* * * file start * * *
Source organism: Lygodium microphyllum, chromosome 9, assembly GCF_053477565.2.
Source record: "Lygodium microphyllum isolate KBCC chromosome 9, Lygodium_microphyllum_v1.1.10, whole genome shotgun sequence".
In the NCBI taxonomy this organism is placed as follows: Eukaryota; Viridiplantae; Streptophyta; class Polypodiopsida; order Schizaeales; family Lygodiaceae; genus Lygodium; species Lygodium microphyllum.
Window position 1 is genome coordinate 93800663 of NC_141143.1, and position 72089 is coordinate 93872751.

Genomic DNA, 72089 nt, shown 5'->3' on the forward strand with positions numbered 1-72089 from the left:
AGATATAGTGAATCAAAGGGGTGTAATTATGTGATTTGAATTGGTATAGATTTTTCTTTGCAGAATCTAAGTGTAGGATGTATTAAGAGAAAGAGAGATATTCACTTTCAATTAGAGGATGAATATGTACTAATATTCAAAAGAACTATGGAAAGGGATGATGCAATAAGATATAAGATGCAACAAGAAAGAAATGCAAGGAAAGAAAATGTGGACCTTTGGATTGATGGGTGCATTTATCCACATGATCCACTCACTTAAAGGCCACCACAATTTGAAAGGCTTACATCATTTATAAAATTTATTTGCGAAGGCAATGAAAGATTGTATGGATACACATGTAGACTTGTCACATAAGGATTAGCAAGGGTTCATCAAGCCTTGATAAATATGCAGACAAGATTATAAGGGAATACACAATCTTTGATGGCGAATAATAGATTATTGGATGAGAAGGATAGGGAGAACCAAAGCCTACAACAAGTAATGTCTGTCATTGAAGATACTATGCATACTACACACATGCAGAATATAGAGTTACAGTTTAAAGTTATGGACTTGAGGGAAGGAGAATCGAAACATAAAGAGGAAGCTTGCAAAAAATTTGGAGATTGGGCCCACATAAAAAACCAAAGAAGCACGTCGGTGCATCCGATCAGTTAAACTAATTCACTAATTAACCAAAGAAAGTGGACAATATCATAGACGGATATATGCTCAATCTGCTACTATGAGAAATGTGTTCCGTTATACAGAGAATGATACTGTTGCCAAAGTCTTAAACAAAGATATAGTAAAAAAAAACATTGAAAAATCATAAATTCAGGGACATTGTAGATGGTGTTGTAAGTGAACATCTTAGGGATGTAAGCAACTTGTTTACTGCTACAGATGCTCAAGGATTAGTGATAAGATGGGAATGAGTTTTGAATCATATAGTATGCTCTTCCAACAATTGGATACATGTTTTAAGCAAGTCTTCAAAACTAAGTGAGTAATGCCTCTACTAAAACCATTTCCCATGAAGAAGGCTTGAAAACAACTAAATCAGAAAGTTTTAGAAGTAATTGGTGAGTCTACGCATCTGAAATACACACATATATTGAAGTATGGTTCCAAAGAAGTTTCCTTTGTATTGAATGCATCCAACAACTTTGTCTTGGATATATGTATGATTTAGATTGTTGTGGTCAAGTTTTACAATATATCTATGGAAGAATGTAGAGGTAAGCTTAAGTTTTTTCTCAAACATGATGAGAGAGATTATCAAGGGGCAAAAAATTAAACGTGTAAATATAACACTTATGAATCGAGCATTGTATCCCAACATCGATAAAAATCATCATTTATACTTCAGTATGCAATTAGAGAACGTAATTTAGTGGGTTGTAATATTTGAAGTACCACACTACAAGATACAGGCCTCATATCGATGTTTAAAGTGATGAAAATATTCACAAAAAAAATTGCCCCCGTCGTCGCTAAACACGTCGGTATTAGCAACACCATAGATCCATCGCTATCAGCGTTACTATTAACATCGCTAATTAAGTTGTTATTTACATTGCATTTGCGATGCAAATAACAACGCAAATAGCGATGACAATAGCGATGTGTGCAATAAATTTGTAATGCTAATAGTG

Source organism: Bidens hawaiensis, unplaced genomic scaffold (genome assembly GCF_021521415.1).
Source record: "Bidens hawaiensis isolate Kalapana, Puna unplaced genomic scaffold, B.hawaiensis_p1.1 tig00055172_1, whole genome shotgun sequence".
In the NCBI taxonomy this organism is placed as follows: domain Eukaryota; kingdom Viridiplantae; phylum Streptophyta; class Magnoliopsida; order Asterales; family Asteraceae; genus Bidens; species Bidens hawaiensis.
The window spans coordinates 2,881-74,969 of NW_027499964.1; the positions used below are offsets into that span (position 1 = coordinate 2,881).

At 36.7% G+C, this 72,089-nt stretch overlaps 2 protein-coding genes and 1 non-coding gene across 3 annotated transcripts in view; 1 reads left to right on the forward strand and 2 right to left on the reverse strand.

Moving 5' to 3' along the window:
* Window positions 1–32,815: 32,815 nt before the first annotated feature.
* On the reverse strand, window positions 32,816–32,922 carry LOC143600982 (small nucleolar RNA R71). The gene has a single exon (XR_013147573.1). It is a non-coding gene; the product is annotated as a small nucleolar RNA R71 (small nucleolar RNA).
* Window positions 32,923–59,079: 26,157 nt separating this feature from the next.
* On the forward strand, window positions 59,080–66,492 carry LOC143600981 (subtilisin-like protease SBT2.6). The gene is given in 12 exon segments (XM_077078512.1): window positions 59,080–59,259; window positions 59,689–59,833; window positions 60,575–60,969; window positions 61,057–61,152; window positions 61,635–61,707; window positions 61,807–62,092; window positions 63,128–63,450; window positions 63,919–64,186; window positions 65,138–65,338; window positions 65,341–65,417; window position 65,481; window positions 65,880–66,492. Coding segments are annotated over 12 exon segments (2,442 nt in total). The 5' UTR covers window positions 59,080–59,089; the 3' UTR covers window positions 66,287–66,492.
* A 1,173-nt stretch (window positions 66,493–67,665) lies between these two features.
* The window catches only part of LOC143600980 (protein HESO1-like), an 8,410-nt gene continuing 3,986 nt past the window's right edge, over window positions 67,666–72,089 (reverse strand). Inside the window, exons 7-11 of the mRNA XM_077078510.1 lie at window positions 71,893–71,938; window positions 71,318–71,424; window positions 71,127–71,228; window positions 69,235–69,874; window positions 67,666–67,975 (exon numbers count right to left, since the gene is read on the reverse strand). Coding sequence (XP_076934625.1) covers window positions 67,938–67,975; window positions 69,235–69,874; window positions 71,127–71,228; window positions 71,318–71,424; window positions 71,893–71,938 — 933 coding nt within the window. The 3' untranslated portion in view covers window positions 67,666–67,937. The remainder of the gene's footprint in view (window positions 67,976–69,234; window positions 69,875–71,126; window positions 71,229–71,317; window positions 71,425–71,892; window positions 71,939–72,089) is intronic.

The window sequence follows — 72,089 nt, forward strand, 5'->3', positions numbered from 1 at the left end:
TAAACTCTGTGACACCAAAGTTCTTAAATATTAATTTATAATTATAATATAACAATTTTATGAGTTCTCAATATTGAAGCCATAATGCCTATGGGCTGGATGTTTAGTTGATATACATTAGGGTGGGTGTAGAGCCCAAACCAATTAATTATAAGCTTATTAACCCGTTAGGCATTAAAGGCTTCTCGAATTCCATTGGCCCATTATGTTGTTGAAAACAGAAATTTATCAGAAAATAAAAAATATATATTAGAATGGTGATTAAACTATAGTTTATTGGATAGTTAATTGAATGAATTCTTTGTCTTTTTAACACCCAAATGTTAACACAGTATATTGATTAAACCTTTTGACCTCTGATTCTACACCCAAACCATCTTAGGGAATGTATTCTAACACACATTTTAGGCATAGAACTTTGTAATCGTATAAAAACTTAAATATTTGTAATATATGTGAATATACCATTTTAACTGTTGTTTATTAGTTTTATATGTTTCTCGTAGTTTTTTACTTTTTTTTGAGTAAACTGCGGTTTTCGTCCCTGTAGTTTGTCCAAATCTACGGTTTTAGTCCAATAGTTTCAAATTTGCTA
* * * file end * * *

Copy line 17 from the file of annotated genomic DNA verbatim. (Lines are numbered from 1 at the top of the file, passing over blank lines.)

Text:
* A 1,173-nt stretch (window positions 66,493–67,665) lies between these two features.